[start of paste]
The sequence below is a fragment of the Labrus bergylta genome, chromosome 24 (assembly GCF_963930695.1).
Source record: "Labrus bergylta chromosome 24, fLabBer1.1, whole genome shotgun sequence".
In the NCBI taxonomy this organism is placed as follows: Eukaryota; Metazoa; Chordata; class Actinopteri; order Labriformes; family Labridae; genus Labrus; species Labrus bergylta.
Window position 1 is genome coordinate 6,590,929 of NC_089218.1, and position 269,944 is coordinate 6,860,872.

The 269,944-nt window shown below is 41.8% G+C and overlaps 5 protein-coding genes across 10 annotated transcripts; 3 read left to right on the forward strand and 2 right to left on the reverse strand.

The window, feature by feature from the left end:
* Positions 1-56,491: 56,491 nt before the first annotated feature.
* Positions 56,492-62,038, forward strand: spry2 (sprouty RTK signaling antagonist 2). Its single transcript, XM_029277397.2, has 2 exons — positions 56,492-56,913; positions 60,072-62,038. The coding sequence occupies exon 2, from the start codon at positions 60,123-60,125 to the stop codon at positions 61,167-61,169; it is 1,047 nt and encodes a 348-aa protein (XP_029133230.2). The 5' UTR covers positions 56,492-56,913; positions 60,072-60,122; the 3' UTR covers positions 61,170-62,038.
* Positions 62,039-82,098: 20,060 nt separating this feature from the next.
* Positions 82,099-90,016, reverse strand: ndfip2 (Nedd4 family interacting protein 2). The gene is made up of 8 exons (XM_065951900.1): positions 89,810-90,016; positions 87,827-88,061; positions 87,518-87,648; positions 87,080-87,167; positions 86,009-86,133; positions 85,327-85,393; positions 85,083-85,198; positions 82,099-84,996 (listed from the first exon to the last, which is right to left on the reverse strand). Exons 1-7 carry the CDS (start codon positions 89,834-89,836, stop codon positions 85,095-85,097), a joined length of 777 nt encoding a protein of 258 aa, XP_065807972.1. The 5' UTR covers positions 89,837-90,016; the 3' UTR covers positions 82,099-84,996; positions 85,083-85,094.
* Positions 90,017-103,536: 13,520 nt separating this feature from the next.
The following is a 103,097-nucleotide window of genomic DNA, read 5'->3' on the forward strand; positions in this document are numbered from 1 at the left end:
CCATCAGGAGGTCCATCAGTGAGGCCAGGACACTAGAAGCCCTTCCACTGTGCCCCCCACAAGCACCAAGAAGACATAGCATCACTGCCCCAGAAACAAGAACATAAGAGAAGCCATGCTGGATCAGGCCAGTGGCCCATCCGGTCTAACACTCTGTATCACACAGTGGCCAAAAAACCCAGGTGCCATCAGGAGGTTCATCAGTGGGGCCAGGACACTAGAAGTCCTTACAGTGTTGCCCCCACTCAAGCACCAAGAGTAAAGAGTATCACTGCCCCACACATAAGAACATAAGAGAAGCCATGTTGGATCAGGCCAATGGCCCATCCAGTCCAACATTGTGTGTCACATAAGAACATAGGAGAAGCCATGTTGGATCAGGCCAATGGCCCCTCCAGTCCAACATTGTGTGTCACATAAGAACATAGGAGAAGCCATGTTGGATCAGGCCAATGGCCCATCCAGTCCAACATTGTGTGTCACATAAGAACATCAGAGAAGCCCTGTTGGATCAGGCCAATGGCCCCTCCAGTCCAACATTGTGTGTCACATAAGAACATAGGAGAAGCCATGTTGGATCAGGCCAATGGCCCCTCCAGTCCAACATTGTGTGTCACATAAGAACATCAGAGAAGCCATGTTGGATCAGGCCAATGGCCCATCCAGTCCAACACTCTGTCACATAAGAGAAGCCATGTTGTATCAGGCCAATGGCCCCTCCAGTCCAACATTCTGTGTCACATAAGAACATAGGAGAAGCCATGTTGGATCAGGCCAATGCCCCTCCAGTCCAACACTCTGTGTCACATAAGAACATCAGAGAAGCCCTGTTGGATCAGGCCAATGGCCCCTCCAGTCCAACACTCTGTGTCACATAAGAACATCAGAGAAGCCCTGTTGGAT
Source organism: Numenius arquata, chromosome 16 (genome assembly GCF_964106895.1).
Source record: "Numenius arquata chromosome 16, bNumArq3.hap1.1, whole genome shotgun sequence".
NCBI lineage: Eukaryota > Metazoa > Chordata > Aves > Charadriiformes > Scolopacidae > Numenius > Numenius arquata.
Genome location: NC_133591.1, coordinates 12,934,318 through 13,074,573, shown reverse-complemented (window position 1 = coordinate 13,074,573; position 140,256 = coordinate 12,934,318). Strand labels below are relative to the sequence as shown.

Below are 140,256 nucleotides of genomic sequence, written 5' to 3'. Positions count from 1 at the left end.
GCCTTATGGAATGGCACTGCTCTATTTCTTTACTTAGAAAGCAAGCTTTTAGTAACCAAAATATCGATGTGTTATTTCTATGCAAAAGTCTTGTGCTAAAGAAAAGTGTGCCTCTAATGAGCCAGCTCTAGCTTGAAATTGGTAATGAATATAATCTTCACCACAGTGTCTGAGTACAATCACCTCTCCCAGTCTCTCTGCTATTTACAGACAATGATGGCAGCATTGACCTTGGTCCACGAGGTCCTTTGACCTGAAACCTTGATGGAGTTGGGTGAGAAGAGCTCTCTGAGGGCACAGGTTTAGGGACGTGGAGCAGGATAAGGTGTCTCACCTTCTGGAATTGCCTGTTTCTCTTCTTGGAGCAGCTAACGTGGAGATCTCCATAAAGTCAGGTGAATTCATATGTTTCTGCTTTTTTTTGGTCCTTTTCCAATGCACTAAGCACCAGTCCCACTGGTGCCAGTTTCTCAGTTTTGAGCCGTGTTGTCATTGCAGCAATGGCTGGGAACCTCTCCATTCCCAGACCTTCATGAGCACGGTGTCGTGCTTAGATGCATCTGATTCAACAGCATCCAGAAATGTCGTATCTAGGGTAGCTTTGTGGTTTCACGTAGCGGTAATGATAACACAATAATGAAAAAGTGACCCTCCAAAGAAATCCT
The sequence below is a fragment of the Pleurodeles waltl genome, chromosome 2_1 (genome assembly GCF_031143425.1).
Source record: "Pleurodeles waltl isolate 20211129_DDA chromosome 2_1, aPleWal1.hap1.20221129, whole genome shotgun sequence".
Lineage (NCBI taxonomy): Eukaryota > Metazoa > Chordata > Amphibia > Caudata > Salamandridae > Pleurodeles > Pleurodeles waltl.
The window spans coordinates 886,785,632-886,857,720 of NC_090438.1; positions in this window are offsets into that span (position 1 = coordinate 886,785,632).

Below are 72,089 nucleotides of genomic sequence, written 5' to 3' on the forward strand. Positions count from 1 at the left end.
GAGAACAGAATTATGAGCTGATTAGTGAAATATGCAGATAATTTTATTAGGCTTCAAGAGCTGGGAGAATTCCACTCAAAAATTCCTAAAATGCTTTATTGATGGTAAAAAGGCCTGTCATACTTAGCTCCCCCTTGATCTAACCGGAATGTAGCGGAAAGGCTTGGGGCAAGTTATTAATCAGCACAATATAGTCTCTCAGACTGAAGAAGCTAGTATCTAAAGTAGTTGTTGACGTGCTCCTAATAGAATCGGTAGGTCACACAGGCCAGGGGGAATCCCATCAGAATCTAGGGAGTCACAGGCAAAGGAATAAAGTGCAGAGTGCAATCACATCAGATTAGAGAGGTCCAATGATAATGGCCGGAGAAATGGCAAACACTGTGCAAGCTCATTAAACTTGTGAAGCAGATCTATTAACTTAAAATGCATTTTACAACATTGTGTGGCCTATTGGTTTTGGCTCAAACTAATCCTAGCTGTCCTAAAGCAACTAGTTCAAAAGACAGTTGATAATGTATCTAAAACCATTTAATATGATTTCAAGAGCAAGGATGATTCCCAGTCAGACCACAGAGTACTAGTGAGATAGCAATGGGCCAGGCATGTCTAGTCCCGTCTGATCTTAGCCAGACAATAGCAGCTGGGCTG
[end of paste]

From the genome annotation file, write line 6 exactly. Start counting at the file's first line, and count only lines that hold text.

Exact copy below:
The window, feature by feature from the left end: